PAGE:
Yoshie at the lbo-l list neatly noted the bogus case Delong makes from this quote:

It is telling that Brad De Long deliberately removed the recognizable
context from his "obituary" of Paul Sweezy

-- the context that De Long was perfectly capable of supplying four
years ago, when Sweezy was still alive:

***** The Wayback machine

* To: pen-l at xxxxxxxxxxxxxxxxxxx
* Subject: The Wayback machine
* From: Brad De Long
* Date: Fri, 18 Feb 2000 16:08:27 -0800

I owe the context for a Sweezy quote from _The Present as History_...

The publication in 1952 of Stalin's _Economic Problems of Socialism
in the USSR_ would make possible today a more satisfactory reply to
Mr. Kazahaya on the law of value under socialism. Briefly, Stalin's
position is that the law of value still continues to operate under
socialism to the extent that certain features of capitalism,
particularly the operation of the price mechanism in the agricultural
sector of the economy, have not yet been eliminated. Under full
communism, on the other hand, the law of value will no longer apply.
In the light of this explanation, which seems to me entirely sound, I
should like to amend the statement which Mr. Kazahaya criticizes, by
substituting "communist" for "socialist" and "communism" for
"socialism." It would then read as follows: "In the economics of a
communist society the theory of planning should hold the same basic
position as the theory of value in the economics of a capitalist
society. Value and planning are as much opposed, adn for the same
reasons, as capitalism and communism." This conveys my meaning more
accurately than the original wording and is, I think entirely in
accord with Stalin's view...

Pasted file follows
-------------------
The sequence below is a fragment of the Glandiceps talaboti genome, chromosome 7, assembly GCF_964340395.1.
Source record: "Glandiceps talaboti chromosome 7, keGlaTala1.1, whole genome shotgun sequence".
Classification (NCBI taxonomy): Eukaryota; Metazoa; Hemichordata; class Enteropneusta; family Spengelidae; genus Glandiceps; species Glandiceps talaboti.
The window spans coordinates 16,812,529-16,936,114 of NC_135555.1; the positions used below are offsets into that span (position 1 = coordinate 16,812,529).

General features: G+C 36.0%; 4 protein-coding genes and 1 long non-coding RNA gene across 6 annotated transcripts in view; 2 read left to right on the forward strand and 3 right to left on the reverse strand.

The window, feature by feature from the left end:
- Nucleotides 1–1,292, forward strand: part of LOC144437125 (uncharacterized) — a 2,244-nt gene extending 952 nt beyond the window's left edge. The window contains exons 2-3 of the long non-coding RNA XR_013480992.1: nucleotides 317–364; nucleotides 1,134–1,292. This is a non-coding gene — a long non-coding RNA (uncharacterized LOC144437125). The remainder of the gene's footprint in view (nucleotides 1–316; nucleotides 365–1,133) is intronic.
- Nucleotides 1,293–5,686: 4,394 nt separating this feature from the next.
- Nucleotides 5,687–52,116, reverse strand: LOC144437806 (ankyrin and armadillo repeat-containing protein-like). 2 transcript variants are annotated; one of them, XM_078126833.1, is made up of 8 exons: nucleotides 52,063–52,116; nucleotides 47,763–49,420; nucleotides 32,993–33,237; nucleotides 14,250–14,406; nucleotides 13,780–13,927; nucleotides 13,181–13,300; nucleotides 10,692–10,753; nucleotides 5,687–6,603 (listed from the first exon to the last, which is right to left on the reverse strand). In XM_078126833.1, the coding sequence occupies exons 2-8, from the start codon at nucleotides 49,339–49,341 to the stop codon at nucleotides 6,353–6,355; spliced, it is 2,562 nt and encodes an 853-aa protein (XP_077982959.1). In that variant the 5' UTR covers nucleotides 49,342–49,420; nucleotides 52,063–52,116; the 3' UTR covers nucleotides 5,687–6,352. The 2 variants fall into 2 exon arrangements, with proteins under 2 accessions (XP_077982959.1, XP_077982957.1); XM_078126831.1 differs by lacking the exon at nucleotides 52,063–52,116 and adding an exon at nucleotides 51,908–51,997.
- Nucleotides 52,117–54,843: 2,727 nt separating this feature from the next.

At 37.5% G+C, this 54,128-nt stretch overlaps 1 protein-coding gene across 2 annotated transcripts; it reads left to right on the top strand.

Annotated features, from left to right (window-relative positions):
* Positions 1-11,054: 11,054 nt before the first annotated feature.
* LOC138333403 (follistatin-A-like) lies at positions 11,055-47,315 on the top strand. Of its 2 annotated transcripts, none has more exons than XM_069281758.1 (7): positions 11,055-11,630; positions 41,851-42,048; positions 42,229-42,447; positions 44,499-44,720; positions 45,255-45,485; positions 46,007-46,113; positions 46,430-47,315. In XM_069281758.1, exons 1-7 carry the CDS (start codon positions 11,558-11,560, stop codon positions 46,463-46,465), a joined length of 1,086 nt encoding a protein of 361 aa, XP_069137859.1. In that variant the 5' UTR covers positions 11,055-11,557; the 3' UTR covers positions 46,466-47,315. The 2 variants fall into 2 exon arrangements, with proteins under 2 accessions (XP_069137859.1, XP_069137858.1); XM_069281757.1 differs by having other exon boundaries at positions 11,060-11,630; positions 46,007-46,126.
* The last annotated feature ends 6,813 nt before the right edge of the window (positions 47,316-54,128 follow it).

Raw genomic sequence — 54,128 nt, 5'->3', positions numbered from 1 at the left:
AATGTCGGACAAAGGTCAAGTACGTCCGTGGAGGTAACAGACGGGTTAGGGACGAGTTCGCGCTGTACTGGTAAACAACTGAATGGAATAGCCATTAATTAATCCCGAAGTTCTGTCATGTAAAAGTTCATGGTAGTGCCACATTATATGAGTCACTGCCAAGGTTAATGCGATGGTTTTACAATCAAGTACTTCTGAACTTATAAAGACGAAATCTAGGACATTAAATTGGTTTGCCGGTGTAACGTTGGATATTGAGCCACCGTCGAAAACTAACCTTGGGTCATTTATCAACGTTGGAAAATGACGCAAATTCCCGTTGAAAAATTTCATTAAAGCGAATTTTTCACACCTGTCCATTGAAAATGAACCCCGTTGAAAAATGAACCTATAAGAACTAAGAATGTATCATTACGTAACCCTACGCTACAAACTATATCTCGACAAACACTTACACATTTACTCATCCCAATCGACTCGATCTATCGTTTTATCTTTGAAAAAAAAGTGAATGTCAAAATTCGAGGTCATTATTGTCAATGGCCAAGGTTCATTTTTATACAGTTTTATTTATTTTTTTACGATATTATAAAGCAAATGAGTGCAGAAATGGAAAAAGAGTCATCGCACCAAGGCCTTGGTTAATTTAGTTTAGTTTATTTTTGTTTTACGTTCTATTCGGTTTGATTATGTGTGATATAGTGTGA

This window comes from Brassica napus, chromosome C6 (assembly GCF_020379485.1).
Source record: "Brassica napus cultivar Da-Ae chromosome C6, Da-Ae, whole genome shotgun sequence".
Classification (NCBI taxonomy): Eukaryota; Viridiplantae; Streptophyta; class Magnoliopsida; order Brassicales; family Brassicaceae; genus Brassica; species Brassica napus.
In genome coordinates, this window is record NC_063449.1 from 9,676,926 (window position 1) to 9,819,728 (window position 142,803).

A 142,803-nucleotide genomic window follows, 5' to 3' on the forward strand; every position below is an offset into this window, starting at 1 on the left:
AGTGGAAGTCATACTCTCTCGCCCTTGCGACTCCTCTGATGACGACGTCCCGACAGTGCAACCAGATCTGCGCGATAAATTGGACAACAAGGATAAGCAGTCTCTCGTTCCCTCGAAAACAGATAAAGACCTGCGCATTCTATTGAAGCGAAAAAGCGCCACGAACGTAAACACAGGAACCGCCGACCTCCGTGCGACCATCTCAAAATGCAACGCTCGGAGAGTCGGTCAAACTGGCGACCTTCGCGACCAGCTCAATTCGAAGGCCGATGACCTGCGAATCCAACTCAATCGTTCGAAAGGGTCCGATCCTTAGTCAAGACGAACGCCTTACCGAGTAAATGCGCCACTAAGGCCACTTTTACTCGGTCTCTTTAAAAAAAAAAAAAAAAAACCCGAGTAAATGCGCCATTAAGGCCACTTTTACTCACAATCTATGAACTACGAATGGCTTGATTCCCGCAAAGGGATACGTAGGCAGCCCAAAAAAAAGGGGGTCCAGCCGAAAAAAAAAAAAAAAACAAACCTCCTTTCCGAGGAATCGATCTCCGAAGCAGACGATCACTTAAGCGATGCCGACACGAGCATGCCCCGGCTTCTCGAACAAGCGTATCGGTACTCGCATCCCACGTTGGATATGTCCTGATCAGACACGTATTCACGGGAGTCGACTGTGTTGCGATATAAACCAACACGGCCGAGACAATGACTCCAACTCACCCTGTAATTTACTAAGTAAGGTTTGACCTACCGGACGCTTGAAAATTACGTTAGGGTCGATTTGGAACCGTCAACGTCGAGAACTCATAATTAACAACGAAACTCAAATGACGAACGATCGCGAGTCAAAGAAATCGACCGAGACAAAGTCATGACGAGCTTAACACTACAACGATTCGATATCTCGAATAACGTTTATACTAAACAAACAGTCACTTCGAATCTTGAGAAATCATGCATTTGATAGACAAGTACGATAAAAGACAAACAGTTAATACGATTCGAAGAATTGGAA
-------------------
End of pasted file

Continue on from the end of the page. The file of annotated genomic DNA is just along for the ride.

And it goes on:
*****

So, Sweezy wished to clarify the meanings of the terms "socialism"
and "communism" by saying that the law of value still continues to
operate under socialism to the extent that economy is capitalistic,
i.e., governed by market discipline, whereas it won't under communism
worth its name. As Jim Devine said four years ago, "Well, this is a
pretty mild and inconsequential thing to agree with Stalin [or the
Soviet economist(s) who wrote the work attributed to Stalin] about"
(at
).

Perhaps, De Long thinks that we must insist that the earth is flat if
Stalin wrote that the earth is round. :-0

Posted by: stephen philion on March 1, 2004 07:21 AM

____

I agree. Not your finest hour, Mr. DeLong.

Your "update" is petty and wrong. What you wrote is NOT value-neutral, not at all. You picked out a very specific piece from a man who wrote volumes, quoted it out of context, and noted the very worst thing about it.

A parallel comes to mind: the selective reading of John Kerry's biography that the Republicans are currently engaged in. They ignore all the context, they ignore all the details of his life, and they snip out a few words that make the man sound bad.

"John Kerry called himself a war hero. John Kerry voted against every new weapons system. Fill in the blank: John Kerry is a ____."

It's a cheap shot.

Posted by: Kent on March 1, 2004 07:53 AM

____